For England’s tours to Bangladesh and India this winter it has been clear that there has been a desire to get three spinners in the team. Moeen Ali, Adil Rashid, Gareth Batty and Zafar Ansari were included in the initial touring squads. For the first Test against Bangladesh in Chittagong Ali, Rashid and Batty (making his first Test appearance since 2005) were selected. All three spinners bowled a similar number of overs with none of the three standing out in terms of wickets taken or economy rates and, if anything, they were all a little expensive. For the second Test England gave a debut to Ansari in the place of his Surrey captain Batty. Tamim Iqbal took a liking to the debutant, with his six first innings overs going for 36. Rashid was also disappointing in the first innings going for 4.40 an over. In the end Captain Alastair Cook could only rely on Ali to keep the runs down, he bowled 19.5 overs (more than Rashid and Ansari put together) and took 5-57. Cook’s inability to trust Rashid could be seen in the second innings with Ali opening the bowling, Ansari being introduced in the sixth over, and alleged front line spinner Rashid did not appear until over number 20. Rashid only bowled a short spell. He was not seen again until the 54th over where he cleaned up Bangladesh with four wickets in seven overs. Ali and Ansari both bowled 19 overs whereas Rashid only bowled 11.5.
Ansari was again selected for the first Test against India at Rajkot. His position in the side seemed unclear as he could not keep the runs down to the same extent as Ali and had nowhere near the wicket taking ability of Rashid. In the second innings at Rajkot Ansari was targeted and went for over five an over, meaning his place as a bowler did not seem justified. This scenario repeated itself at Visakhapatnam with Cook not even giving Ansari an over in the second innings. From this point, it was clear that he would not make another appearance on the tour. Batty was included for Mohali and bizarrely bowled more overs than Ali, though neither were particularly effective. With Ansari flying home to England and Batty unlikely to feature again it is clear that England need to rethink their spinning policy. In hindsight, it may be viewed as a mistake to have attempted to put three spinners in the side and England should probably go into the 4th and 5th Tests with five bowlers. Another problem that was more apparent at the time was England’s initial selection of spinners before Bangladesh. For most who keep up with the County Championship, the inclusion of Surrey’s Ansari and Batty seemed deeply odd and the recent call up of Liam Dawson has exacerbated this feeling that England’s selectors are looking for the wrong type of player to win Test matches.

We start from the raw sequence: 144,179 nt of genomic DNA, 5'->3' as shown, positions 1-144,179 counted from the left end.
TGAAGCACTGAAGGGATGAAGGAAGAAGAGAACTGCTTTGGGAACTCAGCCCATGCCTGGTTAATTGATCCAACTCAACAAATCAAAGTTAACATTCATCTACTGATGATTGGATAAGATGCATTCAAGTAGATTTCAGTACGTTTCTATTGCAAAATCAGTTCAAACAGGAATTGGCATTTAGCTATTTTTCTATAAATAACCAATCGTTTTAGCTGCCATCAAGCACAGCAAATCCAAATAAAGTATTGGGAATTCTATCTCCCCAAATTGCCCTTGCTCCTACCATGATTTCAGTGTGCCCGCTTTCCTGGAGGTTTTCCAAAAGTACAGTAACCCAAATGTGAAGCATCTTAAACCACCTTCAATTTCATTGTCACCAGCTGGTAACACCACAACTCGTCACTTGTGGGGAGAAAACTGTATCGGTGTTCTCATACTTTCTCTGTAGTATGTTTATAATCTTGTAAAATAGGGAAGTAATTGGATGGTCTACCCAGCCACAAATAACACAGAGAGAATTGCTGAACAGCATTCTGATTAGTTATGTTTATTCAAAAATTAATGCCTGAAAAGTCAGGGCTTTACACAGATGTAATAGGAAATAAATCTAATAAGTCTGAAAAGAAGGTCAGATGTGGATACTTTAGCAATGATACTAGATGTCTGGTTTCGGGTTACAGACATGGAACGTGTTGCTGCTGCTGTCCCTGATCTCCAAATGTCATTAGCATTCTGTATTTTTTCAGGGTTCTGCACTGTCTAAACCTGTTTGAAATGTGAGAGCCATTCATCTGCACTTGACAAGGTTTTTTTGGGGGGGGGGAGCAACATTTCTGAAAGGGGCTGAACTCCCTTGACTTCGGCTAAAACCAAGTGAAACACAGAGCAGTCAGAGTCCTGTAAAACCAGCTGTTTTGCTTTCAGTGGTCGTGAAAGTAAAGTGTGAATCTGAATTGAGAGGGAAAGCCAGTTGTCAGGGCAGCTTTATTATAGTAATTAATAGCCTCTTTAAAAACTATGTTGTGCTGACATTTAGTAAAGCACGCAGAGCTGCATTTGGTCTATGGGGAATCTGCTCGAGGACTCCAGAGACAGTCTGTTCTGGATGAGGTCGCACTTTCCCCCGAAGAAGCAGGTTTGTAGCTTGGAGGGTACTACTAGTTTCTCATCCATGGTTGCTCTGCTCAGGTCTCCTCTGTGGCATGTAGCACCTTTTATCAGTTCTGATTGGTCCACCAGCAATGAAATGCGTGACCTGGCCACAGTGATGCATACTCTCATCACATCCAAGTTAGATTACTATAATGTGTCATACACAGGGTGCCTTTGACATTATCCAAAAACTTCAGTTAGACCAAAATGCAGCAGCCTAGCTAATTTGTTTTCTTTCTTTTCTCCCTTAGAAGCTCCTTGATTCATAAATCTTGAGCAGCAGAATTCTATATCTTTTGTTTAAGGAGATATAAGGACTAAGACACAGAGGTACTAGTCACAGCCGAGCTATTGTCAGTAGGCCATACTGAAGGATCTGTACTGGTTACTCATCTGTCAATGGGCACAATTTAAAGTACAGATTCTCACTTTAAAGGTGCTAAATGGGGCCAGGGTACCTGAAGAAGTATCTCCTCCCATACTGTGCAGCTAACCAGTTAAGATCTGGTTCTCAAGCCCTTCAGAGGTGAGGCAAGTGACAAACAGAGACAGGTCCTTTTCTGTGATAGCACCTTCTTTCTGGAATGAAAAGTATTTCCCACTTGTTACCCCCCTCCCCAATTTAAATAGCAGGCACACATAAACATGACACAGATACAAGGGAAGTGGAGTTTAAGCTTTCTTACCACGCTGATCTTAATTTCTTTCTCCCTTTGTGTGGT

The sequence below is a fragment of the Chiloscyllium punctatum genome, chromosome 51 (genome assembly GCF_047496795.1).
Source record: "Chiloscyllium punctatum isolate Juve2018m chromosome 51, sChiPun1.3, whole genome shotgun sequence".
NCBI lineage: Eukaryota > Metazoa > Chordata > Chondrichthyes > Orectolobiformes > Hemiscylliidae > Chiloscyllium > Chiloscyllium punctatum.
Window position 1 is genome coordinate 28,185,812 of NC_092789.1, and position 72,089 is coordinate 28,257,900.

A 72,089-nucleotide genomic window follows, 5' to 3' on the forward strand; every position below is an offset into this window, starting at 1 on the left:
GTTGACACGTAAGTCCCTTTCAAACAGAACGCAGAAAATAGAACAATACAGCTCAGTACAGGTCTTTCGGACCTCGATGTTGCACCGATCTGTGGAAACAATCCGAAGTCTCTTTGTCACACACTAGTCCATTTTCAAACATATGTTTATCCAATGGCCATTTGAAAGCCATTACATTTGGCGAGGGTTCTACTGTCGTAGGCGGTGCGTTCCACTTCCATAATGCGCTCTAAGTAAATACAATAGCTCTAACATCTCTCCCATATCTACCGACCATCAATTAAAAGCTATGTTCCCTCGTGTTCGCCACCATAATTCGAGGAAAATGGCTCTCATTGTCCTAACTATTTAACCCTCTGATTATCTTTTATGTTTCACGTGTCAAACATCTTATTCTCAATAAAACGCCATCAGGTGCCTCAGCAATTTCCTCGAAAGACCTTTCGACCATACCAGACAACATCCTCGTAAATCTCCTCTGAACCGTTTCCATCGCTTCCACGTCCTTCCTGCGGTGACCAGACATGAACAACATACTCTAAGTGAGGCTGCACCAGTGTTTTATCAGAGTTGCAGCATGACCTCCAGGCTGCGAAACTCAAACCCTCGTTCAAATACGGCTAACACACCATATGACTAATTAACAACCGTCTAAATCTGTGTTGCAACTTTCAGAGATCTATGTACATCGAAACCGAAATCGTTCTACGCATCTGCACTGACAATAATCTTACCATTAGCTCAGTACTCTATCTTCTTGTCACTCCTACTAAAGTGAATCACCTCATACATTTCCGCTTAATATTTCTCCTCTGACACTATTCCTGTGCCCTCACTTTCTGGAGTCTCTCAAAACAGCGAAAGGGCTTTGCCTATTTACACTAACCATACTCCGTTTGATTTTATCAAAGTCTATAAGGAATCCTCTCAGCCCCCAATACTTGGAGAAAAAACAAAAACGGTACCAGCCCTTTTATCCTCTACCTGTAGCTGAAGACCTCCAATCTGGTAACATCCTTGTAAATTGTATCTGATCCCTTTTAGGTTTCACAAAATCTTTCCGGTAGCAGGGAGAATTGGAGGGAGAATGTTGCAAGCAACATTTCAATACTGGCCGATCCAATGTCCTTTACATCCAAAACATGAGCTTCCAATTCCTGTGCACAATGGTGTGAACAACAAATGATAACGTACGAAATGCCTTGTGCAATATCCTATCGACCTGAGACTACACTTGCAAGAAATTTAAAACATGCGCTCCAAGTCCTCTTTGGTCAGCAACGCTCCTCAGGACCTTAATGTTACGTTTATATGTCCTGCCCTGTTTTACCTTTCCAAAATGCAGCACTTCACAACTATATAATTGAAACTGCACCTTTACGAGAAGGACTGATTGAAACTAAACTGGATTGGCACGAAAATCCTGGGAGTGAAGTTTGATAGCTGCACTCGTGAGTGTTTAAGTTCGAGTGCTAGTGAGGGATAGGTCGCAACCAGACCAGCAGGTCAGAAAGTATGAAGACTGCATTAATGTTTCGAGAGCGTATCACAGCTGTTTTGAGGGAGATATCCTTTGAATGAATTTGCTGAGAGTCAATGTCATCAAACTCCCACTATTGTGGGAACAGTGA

ICC CEO Dave Richardson has been heading all over the cricketing world to present his large mace to the alleged number one team. The frequency of his presentations, recently to Misbah-ul-Haq, Steve Smith and Virat Kohli has made a mockery of the ICC’s Test Rankings as it is clear that no team can currently claim to hold the top spot. It is quite unusual for there to be such an equality between so many sides but this is what we are seeing at this current time. There are no great teams that can compare to the Australia side of a decade ago or Graeme Smith’s South Africa in its pomp, but this equality can produce a superb series, as was seen by England and Pakistan in the summer of 2016.
Of the ten Test nations, five find themselves within 13 rating points of each other (the relative value of these rating points is pointlessly complicated and it is not worthwhile attempting to understand how they work. It should just be known that between the top five teams it is incredibly close). At the time of writing, before the 4th Test between India and England, the rankings read as follows:
India – 115.
England – 105.
Australia – 105.
Pakistan – 102.
South Africa – 102.